Many of you will have heard about how the White House recently celebrated National Freedom of Information Day by removing a federal regulation that subjects its Office of Administration to the Freedom of Information Act. While interesting, it turns out that was merely a sideshow to the real news; that fiscal 2014 marked a record year for government censorship of documents that are supposed to be available on request.
Specifically, data released Tuesday showed that the U.S. government responded to 647,142 requests, a 4% decrease over the previous year, and that the backlog of unanswered requests at year’s end surged by 55% to more than 200,00.
More from the AP:
WASHINGTON (AP) — The Obama administration set a new record again for more often than ever censoring government files or outright denying access to them last year under the U.S. Freedom of Information Act, according to a new analysis of federal data by The Associated Press.
The government took longer to turn over files when it provided any, said more regularly that it couldn’t find documents, and refused a record number of times to turn over files quickly that might be especially newsworthy.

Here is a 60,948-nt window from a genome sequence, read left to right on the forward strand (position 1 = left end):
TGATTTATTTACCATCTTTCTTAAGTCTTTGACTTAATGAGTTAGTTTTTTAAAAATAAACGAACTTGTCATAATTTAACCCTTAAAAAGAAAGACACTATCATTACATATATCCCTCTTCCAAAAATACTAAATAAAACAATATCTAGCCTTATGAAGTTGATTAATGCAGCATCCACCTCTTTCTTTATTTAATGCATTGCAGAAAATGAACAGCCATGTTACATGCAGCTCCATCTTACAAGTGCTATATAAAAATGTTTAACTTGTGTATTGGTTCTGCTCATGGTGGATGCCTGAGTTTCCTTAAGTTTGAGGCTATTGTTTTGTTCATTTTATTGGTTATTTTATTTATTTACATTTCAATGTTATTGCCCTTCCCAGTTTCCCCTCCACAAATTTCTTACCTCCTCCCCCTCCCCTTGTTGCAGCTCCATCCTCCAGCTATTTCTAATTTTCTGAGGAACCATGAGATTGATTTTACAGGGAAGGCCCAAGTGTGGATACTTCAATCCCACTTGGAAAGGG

It also acknowledged in nearly 1 in 3 cases that its initial decisions to withhold or censor records were improper under the law — but only when it was challenged.
Can’t make this stuff up.
Its backlog of unanswered requests at year’s end grew remarkably by 55 percent to more than 200,000. It also cut by 375, or about 9 percent, the number of full-time employees across government paid to look for records. That was the fewest number of employees working on the issue in five years.
The government responded to 647,142 requests, a 4 percent decrease over the previous year. It more than ever censored materials it turned over or fully denied access to them, in 250,581 cases or 39 percent of all requests. Sometimes, the government censored only a few words or an employee’s phone number, but other times it completely marked out nearly every paragraph on pages.
The government’s responsiveness under the open records law is an important measure of its transparency. Under the law, citizens and foreigners can compel the government to turn over copies of federal records for zero or little cost. Anyone who seeks information through the law is generally supposed to get it unless disclosure would hurt national security, violate personal privacy or expose business secrets or confidential decision-making in certain areas. It cited such exceptions a record 554,969 times last year.
Well in the UK, we know that protecting powerful pedophiles is considered a matter of “national security,” so who knows what this term even means anymore.
Additionally, isn’t it cute that the U.S. government is so concerned with public officials’ personal privacy, yet shows no concern about the privacy of the citizenry? Continue reading